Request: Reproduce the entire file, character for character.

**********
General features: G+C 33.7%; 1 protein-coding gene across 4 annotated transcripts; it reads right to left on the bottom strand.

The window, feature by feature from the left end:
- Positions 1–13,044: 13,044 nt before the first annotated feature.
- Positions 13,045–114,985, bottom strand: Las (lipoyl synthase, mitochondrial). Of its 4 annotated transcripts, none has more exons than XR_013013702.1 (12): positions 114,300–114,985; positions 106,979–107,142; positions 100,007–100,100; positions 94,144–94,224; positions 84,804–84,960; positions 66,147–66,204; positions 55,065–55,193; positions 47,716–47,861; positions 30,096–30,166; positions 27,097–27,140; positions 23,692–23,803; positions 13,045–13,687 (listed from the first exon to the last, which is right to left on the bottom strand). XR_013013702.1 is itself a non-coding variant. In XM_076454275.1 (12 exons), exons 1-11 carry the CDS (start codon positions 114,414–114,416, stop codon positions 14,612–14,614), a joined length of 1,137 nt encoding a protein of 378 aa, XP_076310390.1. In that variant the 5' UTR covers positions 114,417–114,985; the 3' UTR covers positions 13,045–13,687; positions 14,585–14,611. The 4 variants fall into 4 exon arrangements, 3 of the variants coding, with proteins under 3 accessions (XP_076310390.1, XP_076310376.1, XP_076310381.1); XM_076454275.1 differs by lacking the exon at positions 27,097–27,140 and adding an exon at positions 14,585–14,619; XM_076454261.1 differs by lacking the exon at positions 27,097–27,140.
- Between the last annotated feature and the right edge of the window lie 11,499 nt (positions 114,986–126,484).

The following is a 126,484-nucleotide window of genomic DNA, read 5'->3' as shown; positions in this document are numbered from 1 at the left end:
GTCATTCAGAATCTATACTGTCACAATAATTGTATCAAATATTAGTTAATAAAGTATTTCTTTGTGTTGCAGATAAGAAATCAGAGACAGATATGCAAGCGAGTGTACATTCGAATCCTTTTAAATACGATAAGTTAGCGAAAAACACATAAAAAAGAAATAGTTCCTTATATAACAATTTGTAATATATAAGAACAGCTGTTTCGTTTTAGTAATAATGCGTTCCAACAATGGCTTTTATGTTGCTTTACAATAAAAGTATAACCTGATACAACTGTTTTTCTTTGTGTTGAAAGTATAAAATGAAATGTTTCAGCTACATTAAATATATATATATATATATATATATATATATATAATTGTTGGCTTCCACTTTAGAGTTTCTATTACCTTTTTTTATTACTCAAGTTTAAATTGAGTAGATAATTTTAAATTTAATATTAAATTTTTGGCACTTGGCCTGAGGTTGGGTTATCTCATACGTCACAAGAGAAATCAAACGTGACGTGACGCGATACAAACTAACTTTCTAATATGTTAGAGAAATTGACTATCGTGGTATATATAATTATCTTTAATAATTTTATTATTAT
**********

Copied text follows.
General features: G+C 33.7%; 1 protein-coding gene across 4 annotated transcripts; it reads right to left on the bottom strand.

The window, feature by feature from the left end:
- Positions 1–13,044: 13,044 nt before the first annotated feature.
- Positions 13,045–114,985, bottom strand: Las (lipoyl synthase, mitochondrial). Of its 4 annotated transcripts, none has more exons than XR_013013702.1 (12): positions 114,300–114,985; positions 106,979–107,142; positions 100,007–100,100; positions 94,144–94,224; positions 84,804–84,960; positions 66,147–66,204; positions 55,065–55,193; positions 47,716–47,861; positions 30,096–30,166; positions 27,097–27,140; positions 23,692–23,803; positions 13,045–13,687 (listed from the first exon to the last, which is right to left on the bottom strand). XR_013013702.1 is itself a non-coding variant. In XM_076454275.1 (12 exons), exons 1-11 carry the CDS (start codon positions 114,414–114,416, stop codon positions 14,612–14,614), a joined length of 1,137 nt encoding a protein of 378 aa, XP_076310390.1. In that variant the 5' UTR covers positions 114,417–114,985; the 3' UTR covers positions 13,045–13,687; positions 14,585–14,611. The 4 variants fall into 4 exon arrangements, 3 of the variants coding, with proteins under 3 accessions (XP_076310390.1, XP_076310376.1, XP_076310381.1); XM_076454275.1 differs by lacking the exon at positions 27,097–27,140 and adding an exon at positions 14,585–14,619; XM_076454261.1 differs by lacking the exon at positions 27,097–27,140.
- Between the last annotated feature and the right edge of the window lie 11,499 nt (positions 114,986–126,484).

The following is a 126,484-nucleotide window of genomic DNA, read 5'->3' as shown; positions in this document are numbered from 1 at the left end:
GTCATTCAGAATCTATACTGTCACAATAATTGTATCAAATATTAGTTAATAAAGTATTTCTTTGTGTTGCAGATAAGAAATCAGAGACAGATATGCAAGCGAGTGTACATTCGAATCCTTTTAAATACGATAAGTTAGCGAAAAACACATAAAAAAGAAATAGTTCCTTATATAACAATTTGTAATATATAAGAACAGCTGTTTCGTTTTAGTAATAATGCGTTCCAACAATGGCTTTTATGTTGCTTTACAATAAAAGTATAACCTGATACAACTGTTTTTCTTTGTGTTGAAAGTATAAAATGAAATGTTTCAGCTACATTAAATATATATATATATATATATATATATATATATAATTGTTGGCTTCCACTTTAGAGTTTCTATTACCTTTTTTTATTACTCAAGTTTAAATTGAGTAGATAATTTTAAATTTAATATTAAATTTTTGGCACTTGGCCTGAGGTTGGGTTATCTCATACGTCACAAGAGAAATCAAACGTGACGTGACGCGATACAAACTAACTTTCTAATATGTTAGAGAAATTGACTATCGTGGTATATATAATTATCTTTAATAATTTTATTATTAT